US-GB: Are young people comparing themselves to fitness influencers?
September 26th, 2022, Janice Fernandes

US-GB: Are young people comparing themselves to fitness influencers?

Collaborating with influencers is one of the most popular ways for a brand to expand its reach on social media. But are fitness influencers as popular as, say, fashion or beauty influencers?

In this article we ask consumers in Great Britain and the United States whether they use fitness influencers as a benchmark for their own looks or performance – and whether influencers affect the way they buy dietary supplements.

Latest data from YouGov Profiles reveals that a plurality of consumers in both markets who have used social media in the last month say they don’t compare themselves to fitness influencers on social media. More than four five Britons disagree with the statement (81%), and slightly fewer, but still a large majority of Americans share the same opinion (79%).

Unsurprisingly, younger consumers are more likely to compare their fitness levels/looks with influencers on social media. The figure of those who disagree is still higher than those who agree across all age groups of Britons. However, Americans aged between 18 to 24 who've used social media in the last month are slightly more likely to say they compare themselves to fitness influencers (49% agree vs. 46% disagree).

Breaking the data down by gender, US men (19%) are more likely than women (12%) to compare their level of fitness with influencers. Among 25-34-year-olds, around half of American men (50%) try to live up to the standards of influencers, compared to 32% women.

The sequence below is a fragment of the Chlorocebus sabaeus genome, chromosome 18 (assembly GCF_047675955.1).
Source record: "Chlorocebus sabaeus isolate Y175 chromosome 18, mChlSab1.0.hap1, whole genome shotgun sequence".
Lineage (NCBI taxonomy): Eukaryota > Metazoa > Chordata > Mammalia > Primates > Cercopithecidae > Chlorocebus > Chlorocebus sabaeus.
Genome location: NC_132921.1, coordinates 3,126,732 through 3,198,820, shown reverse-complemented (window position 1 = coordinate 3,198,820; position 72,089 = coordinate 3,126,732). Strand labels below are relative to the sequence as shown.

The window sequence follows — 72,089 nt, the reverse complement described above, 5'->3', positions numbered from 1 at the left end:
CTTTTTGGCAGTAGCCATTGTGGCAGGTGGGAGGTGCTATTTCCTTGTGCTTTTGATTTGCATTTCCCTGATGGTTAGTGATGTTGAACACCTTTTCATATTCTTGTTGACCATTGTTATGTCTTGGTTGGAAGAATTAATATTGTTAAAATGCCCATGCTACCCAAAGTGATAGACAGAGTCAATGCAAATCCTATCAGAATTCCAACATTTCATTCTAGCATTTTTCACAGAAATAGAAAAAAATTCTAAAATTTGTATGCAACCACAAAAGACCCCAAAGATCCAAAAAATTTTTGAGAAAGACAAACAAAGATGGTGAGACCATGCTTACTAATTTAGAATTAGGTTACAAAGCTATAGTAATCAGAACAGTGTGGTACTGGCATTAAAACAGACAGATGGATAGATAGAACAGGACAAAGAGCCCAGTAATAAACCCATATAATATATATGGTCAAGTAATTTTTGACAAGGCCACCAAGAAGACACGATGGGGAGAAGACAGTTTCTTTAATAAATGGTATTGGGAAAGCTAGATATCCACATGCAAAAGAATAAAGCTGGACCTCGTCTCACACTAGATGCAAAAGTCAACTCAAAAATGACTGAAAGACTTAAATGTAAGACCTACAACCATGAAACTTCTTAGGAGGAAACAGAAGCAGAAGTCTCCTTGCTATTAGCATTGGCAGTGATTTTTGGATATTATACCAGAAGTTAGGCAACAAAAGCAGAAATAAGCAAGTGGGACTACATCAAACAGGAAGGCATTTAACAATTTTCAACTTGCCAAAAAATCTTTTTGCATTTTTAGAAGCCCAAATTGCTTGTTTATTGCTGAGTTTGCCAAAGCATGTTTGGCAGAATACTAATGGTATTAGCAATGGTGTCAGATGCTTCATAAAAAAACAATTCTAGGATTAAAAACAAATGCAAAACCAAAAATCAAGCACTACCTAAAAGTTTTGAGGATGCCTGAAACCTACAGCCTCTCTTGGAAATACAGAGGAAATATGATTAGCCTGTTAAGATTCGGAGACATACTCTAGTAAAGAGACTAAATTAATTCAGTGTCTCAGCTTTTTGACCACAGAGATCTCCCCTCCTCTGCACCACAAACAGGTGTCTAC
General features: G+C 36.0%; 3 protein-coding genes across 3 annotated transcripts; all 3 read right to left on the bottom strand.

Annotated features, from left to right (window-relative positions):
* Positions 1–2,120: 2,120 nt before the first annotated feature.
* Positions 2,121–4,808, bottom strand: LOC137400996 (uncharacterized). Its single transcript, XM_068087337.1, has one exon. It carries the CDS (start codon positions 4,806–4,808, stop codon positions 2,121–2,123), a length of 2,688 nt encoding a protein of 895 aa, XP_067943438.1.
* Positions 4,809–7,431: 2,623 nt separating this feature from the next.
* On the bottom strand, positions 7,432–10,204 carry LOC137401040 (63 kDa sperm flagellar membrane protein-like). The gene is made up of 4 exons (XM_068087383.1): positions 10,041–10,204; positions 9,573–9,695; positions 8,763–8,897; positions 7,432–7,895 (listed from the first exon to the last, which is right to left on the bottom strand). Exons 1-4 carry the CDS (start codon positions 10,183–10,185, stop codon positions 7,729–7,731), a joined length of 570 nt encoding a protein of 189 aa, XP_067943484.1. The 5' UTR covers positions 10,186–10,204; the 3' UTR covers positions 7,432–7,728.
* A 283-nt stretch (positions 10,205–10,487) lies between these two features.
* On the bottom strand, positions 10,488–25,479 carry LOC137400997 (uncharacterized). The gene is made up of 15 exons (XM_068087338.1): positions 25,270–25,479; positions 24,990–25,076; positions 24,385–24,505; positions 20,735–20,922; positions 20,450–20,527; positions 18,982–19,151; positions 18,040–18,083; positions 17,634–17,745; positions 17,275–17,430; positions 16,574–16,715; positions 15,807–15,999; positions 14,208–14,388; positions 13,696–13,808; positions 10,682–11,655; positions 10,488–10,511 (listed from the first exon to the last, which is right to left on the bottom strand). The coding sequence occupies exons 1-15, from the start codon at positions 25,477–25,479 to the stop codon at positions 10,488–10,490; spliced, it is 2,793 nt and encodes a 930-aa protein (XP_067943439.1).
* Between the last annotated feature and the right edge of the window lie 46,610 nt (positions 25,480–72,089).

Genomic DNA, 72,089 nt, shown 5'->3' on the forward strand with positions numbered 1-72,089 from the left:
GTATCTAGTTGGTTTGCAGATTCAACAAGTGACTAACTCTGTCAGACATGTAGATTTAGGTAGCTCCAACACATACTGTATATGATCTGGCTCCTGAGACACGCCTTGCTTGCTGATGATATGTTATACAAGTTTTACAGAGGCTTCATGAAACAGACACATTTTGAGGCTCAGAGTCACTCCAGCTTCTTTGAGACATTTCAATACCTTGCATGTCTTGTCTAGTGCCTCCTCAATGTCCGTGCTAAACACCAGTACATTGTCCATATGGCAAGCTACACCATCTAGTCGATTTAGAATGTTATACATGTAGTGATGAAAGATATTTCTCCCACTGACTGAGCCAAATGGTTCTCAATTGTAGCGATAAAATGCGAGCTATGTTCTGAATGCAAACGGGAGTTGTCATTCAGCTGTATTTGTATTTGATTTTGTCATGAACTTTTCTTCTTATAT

In Britain, however, younger women (38% of 18-24-year-olds) are significantly more likely than men (21% of 18-24-year-olds) to agree with the statement.

Marketers will be interested to know that despite relatively high proportions of consumers who take note of fitness influencers, it may not be sufficient for them to be parted with their money when it comes to buying dietary supplements.

Consumers in both markets are more likely to purchase dietary supplements based on value for money (26% US; 16% GB) and price (23% US; 19% GB) over influencer recommendation. While brand recognition plays an important role in the US (21%), personal research is the next most likely reason for Britons to purchase a particular brand (16).

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Methodology: YouGov Profiles is based on continuously collected data and rolling surveys, rather than from a single limited questionnaire. Profiles data for US and Great Britain is nationally representative and weighted by age, gender, education, region, and race. Learn more about Profiles.